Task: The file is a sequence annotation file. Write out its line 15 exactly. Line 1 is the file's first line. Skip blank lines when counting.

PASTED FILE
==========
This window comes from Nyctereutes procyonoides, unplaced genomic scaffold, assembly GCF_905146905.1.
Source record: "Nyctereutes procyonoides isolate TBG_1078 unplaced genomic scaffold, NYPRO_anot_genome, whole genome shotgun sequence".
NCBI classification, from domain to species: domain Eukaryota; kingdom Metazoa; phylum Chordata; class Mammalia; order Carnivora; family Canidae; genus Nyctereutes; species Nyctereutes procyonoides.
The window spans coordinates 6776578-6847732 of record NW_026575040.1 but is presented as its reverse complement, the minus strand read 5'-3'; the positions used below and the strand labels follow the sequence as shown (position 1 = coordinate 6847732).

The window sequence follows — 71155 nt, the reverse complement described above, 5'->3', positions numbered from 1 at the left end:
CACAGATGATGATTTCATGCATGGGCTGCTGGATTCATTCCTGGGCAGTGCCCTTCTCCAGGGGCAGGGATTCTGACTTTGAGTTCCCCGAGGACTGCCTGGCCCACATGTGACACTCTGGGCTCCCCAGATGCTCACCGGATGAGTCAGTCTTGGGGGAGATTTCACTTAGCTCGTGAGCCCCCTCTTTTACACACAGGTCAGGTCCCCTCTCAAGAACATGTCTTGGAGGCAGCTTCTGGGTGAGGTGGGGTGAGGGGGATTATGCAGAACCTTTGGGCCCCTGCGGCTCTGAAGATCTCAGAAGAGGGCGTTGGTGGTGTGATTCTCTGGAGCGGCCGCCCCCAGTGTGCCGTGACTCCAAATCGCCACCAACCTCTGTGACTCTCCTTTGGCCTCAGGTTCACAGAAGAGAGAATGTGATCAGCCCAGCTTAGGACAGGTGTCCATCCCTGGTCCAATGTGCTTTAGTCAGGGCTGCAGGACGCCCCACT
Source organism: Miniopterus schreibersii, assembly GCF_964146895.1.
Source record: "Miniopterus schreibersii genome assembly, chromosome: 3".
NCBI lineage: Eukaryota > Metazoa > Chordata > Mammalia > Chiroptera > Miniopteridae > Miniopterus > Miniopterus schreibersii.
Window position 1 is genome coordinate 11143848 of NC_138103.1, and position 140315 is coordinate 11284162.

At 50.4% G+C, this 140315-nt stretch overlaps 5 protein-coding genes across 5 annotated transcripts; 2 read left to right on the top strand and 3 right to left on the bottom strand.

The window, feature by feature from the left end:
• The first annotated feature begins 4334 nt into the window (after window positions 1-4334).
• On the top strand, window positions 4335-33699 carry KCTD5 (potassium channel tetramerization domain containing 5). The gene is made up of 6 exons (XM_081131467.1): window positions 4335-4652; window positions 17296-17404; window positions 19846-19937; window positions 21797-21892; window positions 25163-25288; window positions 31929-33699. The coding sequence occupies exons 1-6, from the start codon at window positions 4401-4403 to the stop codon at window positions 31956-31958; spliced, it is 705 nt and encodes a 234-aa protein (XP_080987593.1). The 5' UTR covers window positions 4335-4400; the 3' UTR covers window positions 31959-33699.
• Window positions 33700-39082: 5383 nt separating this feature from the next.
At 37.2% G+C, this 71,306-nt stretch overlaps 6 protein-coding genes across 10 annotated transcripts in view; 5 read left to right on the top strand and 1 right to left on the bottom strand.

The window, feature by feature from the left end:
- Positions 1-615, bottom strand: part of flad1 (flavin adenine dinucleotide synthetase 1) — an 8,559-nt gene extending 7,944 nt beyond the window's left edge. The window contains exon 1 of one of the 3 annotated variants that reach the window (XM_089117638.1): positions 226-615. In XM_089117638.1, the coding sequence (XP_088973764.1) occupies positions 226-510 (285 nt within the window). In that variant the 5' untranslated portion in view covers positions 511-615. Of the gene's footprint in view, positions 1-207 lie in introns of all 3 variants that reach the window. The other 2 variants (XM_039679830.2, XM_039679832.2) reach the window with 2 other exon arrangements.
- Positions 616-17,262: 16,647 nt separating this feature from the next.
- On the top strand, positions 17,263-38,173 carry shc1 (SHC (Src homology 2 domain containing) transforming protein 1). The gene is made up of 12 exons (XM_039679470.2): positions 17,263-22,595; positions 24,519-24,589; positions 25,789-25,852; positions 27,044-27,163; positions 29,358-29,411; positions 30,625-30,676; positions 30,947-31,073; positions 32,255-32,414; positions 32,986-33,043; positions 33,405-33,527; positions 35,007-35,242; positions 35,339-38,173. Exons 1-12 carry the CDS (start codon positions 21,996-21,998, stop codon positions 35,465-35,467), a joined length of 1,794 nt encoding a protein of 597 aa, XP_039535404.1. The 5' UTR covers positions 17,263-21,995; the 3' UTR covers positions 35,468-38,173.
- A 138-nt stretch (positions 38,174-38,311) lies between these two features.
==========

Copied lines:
• Window positions 33700-39082: 5383 nt separating this feature from the next.